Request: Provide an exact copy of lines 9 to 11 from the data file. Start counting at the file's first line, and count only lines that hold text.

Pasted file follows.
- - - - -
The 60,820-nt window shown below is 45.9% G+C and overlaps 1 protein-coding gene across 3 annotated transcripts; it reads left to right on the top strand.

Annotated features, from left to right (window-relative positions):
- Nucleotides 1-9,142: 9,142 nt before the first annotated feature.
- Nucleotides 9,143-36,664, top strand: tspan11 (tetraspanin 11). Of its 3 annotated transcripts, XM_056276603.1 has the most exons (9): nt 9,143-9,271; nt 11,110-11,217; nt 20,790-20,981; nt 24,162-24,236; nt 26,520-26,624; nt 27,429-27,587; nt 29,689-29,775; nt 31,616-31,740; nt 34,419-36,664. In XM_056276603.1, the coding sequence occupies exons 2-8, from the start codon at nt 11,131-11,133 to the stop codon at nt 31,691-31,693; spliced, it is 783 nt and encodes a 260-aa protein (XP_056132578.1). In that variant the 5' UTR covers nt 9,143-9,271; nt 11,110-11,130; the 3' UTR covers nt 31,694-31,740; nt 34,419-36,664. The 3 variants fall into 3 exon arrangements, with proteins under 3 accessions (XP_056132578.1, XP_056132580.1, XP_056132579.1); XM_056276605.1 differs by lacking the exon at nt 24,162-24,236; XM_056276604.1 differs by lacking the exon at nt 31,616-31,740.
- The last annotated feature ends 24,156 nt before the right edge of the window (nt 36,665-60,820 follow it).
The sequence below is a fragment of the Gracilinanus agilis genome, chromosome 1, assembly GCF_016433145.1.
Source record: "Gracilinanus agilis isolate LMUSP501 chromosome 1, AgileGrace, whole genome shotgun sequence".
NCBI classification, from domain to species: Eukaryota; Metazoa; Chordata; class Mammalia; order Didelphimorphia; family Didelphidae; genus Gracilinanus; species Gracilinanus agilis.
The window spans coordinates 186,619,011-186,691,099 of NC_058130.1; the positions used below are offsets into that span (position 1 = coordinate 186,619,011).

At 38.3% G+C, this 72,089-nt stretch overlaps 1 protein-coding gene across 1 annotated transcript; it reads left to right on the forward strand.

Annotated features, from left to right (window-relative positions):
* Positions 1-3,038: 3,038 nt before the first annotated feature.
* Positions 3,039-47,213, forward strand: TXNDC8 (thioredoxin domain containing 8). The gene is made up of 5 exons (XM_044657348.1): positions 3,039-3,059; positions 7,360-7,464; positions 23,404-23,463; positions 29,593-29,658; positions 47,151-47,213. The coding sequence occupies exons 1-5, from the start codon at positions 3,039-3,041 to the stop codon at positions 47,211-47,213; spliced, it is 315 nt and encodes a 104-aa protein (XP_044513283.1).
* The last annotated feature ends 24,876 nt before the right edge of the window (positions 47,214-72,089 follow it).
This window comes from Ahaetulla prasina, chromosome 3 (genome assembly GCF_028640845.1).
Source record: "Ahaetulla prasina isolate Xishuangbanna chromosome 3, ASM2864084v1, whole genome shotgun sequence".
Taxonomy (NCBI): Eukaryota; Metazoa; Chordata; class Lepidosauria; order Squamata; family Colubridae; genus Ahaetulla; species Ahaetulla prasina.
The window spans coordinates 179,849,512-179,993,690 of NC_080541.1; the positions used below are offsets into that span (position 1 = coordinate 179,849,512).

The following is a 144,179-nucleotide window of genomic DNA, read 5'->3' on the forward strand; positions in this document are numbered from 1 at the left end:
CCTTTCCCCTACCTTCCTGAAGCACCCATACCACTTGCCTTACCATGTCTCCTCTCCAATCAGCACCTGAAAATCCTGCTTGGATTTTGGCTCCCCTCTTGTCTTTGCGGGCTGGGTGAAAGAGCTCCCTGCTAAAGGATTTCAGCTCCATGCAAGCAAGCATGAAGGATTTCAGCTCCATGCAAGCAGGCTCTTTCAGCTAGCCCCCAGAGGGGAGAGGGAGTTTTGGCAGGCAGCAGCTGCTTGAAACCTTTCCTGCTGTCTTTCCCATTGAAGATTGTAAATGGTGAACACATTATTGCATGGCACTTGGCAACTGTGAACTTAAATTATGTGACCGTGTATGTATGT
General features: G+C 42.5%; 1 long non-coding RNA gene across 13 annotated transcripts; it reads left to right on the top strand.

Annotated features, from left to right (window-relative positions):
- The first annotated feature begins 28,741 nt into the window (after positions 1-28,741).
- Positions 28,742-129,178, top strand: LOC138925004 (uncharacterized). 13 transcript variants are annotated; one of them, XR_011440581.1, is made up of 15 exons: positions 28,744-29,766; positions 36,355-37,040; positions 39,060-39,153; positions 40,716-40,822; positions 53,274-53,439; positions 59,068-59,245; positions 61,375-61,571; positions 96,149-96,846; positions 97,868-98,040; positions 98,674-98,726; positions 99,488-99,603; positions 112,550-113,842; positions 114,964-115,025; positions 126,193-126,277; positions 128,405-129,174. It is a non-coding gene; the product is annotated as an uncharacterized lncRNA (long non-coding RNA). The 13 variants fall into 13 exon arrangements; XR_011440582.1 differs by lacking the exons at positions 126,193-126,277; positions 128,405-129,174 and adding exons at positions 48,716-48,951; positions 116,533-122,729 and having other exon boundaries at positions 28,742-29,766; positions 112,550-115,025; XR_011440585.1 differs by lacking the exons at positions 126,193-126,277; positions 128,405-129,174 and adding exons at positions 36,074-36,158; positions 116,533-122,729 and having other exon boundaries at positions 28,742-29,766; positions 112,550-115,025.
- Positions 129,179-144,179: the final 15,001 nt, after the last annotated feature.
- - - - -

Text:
The window spans coordinates 186,619,011-186,691,099 of NC_058130.1; the positions used below are offsets into that span (position 1 = coordinate 186,619,011).

At 38.3% G+C, this 72,089-nt stretch overlaps 1 protein-coding gene across 1 annotated transcript; it reads left to right on the forward strand.

Annotated features, from left to right (window-relative positions):